5 pro-choice women leaders share what ‘Democratic Unity’ means to them

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The Democratic Party took their show on the road earlier this week for a mix of campaigning, morale-boosting, and crisis management deemed the “Unity Tour.” Democratic National Committee Chairman Tom Perez said the goal of the tour was to heal the deeply divided party by going to “rural America, to urban America, to every corner in between, to talk and listen and learn.”

The tour headliner, Bernie Sanders, who is not a Democrat, drew enthusiastic crowds, but also sparked controversy for his criticisms of the party and his support for anti-choice Democrats like Heath Mello, whose Omaha, Nebraska, mayoral run was one of the Unity Tour’s campaign stops.

After coming under fire from women’s rights groups, Sanders refused to apologize, telling NPR, “If we are going to protect a woman’s right to choose, at the end of the day we’re going to need Democratic control over the House and the Senate, and state governments all over this nation…I think you just can’t exclude people who disagree with us on one issue.”

Behind the scenes, Tom Perez made a call to Planned Parenthood president Cecile Richards and put out a statement denouncing Mello’s personal beliefs about abortion. Perez’s aides told news outlets the Mello campaign stop was Sanders’ idea.

So yeah, unity.

In light of this widening rift in the party, we asked some pro-choice women leaders from around the country to share their thoughts on what real Democratic unity might look like and what it could achieve. Spoiler alert: None of them listed “roll back abortion rights” as a requirement.


Photo via Mobilus in Mobili

 

Yamani Hernandez, executive director, National Network of Abortion Funds:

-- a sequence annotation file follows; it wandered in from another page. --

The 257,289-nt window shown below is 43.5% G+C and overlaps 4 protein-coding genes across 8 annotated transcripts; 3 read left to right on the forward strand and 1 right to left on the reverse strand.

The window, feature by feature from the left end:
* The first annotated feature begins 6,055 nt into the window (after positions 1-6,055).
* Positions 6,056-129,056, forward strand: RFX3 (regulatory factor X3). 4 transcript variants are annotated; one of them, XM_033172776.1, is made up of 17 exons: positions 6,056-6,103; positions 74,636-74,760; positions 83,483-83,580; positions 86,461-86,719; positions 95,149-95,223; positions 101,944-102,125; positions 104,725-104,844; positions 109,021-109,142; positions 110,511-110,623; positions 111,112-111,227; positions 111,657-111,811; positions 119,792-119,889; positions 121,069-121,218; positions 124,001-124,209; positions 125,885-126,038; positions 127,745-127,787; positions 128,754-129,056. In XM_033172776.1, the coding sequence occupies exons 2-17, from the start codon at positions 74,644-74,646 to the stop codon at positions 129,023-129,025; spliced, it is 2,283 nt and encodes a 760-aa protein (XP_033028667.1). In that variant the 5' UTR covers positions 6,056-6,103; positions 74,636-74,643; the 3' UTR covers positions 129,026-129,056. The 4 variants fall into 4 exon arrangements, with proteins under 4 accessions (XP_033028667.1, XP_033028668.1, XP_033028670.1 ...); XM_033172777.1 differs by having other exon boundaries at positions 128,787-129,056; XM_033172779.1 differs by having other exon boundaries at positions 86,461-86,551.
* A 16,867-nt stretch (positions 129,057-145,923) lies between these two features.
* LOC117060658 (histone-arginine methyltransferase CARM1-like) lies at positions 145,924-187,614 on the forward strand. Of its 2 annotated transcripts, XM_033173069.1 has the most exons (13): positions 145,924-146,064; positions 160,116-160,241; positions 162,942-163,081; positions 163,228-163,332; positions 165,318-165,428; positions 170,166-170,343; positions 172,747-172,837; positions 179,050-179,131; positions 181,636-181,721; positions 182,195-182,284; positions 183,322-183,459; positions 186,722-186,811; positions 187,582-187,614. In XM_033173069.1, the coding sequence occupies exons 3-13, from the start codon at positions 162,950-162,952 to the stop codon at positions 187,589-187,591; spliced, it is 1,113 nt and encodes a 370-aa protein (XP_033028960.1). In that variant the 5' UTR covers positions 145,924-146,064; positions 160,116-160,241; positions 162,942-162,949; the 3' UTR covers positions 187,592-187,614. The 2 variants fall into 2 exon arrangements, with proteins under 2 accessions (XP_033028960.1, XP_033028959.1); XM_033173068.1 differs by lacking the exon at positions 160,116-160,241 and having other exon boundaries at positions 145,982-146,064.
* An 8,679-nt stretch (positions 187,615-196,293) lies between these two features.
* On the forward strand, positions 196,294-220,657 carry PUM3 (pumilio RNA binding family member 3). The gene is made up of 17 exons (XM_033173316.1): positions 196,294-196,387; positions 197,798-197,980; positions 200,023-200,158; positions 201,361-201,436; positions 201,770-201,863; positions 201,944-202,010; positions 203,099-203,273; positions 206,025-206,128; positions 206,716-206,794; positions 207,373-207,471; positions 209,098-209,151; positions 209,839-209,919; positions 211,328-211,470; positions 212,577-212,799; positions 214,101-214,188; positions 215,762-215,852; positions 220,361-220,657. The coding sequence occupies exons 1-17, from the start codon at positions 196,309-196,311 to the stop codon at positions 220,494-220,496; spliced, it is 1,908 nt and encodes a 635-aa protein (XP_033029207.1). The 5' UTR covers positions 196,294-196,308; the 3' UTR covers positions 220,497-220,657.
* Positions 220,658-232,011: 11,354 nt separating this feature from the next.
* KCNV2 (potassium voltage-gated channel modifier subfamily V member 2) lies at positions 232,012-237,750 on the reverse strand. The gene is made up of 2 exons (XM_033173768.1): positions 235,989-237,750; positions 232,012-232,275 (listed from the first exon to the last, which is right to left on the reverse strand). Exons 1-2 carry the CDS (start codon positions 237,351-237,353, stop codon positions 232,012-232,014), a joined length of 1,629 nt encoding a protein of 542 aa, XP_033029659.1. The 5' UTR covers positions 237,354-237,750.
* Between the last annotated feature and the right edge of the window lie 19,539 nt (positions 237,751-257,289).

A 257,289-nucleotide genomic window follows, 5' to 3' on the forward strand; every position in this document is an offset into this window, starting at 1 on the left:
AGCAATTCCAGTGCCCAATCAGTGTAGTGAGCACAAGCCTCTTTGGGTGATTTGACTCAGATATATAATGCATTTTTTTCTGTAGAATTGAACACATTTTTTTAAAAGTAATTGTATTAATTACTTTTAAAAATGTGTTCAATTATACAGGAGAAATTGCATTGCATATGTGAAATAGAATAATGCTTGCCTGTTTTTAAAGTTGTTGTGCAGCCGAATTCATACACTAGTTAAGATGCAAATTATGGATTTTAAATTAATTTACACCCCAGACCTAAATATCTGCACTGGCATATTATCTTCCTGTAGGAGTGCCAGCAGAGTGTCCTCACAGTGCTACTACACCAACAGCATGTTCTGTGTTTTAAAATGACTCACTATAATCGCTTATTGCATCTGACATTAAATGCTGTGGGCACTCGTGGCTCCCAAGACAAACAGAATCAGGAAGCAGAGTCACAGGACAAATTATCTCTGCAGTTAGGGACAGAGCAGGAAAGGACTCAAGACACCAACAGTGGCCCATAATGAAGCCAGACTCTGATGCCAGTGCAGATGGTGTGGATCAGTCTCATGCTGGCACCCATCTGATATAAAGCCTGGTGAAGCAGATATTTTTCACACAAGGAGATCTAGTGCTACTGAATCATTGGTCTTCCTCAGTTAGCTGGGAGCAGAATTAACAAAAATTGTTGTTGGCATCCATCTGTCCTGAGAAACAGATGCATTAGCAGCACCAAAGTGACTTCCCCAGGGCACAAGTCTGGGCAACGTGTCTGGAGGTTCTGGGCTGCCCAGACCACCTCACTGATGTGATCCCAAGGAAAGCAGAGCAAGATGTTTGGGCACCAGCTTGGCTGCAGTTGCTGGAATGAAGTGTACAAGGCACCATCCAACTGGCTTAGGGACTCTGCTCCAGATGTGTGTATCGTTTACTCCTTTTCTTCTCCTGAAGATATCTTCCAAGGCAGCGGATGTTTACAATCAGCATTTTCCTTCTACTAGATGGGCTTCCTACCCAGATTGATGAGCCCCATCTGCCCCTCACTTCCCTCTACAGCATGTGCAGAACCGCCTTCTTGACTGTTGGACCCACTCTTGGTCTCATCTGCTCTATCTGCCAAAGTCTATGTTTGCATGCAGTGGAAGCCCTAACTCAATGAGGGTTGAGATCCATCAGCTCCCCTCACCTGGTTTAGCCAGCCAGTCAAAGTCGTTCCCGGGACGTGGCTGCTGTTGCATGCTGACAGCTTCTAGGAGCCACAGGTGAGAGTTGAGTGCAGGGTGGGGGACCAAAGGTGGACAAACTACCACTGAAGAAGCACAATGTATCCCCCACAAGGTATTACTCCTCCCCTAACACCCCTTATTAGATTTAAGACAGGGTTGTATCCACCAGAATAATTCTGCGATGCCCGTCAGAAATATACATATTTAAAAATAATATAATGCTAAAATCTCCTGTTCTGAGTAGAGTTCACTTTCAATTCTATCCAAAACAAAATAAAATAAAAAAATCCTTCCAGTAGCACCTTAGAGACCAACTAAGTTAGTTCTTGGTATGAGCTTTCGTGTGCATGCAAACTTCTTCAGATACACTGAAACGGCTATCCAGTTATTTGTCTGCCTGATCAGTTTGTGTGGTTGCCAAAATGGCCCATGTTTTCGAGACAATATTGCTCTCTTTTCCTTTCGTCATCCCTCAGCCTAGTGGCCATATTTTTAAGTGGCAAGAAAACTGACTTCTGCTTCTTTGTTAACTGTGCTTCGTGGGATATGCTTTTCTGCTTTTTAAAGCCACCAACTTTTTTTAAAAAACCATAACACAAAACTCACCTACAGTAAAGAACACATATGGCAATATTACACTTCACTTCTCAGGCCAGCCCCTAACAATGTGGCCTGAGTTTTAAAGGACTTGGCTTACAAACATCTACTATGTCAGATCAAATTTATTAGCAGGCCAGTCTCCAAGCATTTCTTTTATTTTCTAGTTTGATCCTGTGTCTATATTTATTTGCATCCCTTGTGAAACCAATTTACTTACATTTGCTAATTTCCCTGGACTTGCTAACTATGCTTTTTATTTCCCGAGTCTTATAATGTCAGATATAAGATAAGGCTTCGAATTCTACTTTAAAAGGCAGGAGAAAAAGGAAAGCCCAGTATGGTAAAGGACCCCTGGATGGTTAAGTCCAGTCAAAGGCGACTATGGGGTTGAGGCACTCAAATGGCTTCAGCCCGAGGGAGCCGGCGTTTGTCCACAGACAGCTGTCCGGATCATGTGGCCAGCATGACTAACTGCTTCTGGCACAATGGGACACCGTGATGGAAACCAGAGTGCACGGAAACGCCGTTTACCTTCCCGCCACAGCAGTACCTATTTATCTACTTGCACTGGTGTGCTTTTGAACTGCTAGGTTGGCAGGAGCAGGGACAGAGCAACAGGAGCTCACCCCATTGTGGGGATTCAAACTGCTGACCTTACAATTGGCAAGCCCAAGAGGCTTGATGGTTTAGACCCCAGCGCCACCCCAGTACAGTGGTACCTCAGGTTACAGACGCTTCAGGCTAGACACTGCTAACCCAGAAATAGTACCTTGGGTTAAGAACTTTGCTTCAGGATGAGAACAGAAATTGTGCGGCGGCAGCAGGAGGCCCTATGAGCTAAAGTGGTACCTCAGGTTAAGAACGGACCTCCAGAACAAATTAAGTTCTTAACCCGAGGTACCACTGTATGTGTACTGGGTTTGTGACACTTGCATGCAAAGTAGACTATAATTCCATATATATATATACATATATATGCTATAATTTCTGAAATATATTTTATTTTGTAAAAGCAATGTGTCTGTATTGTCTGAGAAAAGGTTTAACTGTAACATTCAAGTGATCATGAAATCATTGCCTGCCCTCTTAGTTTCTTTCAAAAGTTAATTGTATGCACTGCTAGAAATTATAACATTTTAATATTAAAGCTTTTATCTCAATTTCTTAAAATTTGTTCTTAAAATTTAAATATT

“The voting demographics of the last election made clear that the Democratic Party’s success is reliant on a base of people of color, the LGBTQ community, and people with lower incomes. The Democratic Party needs to invest their vast resources on candidates, policies, and voting blocks that reflect those same demographics and who have real experience with the issues and struggles that matter to people who live and work in this country, and we can’t afford leave out abortion access and coverage.

“While abortion access is often painted as a partisan issue, it shouldn’t be. It’s about bodily autonomy, personal decision making, and support for families which should be something that all politicians stand behind. No politician should impose their own beliefs on other people. They have to understand that creating unnecessary non-medical barriers actually endangers our health, and data has shown that abortion barriers do negatively impact our health.

“Truly inclusive politics would ensure that those who are most deeply affected are centered and uplifted in the conversation, so it is crucial to see a conversation like this and political decisions guided by those of us who’ve had abortions.”